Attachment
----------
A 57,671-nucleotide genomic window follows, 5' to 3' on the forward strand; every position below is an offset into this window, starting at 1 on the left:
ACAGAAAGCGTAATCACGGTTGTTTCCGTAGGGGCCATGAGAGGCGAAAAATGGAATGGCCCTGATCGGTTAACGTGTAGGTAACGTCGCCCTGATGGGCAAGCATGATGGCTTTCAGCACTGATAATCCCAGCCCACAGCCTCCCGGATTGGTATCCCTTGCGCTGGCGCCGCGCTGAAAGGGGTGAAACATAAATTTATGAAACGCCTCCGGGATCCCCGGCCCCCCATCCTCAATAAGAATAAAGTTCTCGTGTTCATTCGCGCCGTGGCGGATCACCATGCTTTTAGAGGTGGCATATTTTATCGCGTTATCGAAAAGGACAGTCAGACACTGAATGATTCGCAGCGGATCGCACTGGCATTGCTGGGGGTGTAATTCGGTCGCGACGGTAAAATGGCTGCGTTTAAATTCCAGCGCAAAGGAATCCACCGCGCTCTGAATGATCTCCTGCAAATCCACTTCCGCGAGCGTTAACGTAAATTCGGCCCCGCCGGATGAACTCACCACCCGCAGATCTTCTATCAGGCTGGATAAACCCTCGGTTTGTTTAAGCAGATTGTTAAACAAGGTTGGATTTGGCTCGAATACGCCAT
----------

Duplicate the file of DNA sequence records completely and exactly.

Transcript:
A 57,671-nucleotide genomic window follows, 5' to 3' on the forward strand; every position below is an offset into this window, starting at 1 on the left:
ACAGAAAGCGTAATCACGGTTGTTTCCGTAGGGGCCATGAGAGGCGAAAAATGGAATGGCCCTGATCGGTTAACGTGTAGGTAACGTCGCCCTGATGGGCAAGCATGATGGCTTTCAGCACTGATAATCCCAGCCCACAGCCTCCCGGATTGGTATCCCTTGCGCTGGCGCCGCGCTGAAAGGGGTGAAACATAAATTTATGAAACGCCTCCGGGATCCCCGGCCCCCCATCCTCAATAAGAATAAAGTTCTCGTGTTCATTCGCGCCGTGGCGGATCACCATGCTTTTAGAGGTGGCATATTTTATCGCGTTATCGAAAAGGACAGTCAGACACTGAATGATTCGCAGCGGATCGCACTGGCATTGCTGGGGGTGTAATTCGGTCGCGACGGTAAAATGGCTGCGTTTAAATTCCAGCGCAAAGGAATCCACCGCGCTCTGAATGATCTCCTGCAAATCCACTTCCGCGAGCGTTAACGTAAATTCGGCCCCGCCGGATGAACTCACCACCCGCAGATCTTCTATCAGGCTGGATAAACCCTCGGTTTGTTTAAGCAGATTGTTAAACAAGGTTGGATTTGGCTCGAATACGCCAT